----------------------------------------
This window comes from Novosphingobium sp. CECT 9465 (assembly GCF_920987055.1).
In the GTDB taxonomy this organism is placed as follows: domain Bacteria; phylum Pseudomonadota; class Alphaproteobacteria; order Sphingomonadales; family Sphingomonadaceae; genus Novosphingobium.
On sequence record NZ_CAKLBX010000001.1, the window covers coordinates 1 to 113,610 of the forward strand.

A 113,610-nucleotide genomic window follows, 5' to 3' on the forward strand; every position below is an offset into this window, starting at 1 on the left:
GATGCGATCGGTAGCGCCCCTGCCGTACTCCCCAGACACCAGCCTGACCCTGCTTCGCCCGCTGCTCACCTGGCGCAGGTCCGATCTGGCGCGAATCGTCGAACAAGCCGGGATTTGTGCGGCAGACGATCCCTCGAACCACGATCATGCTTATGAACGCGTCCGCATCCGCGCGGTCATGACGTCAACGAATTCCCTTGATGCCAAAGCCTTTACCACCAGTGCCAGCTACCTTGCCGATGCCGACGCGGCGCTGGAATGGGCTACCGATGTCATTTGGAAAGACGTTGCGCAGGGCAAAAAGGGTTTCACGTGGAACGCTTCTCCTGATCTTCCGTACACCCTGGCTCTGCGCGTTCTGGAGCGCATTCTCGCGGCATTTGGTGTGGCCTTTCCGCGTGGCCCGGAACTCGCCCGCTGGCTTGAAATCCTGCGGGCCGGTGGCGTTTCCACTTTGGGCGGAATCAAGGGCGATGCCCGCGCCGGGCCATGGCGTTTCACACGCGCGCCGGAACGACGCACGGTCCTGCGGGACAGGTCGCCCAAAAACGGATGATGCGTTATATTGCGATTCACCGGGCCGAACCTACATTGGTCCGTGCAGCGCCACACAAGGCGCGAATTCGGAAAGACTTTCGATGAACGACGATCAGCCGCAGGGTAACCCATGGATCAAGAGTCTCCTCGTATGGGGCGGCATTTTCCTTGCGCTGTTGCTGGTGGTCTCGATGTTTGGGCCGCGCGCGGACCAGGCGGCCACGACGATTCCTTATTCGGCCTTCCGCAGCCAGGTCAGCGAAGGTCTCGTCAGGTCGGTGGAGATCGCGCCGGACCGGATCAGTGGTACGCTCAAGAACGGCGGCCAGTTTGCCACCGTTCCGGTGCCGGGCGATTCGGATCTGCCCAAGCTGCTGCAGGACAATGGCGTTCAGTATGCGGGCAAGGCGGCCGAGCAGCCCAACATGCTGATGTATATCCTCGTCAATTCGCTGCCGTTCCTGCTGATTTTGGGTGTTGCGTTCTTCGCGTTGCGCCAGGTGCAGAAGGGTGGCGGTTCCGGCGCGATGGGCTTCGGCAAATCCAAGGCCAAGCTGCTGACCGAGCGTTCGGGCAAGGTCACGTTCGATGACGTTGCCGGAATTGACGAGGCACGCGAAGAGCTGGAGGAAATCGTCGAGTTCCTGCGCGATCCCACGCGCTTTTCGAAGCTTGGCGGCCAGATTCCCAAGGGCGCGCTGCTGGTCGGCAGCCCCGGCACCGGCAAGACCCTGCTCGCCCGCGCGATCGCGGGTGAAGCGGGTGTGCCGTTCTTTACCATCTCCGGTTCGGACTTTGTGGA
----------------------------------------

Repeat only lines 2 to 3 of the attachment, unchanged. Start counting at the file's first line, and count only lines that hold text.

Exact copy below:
In the GTDB taxonomy this organism is placed as follows: domain Bacteria; phylum Pseudomonadota; class Alphaproteobacteria; order Sphingomonadales; family Sphingomonadaceae; genus Novosphingobium.
On sequence record NZ_CAKLBX010000001.1, the window covers coordinates 1 to 113,610 of the forward strand.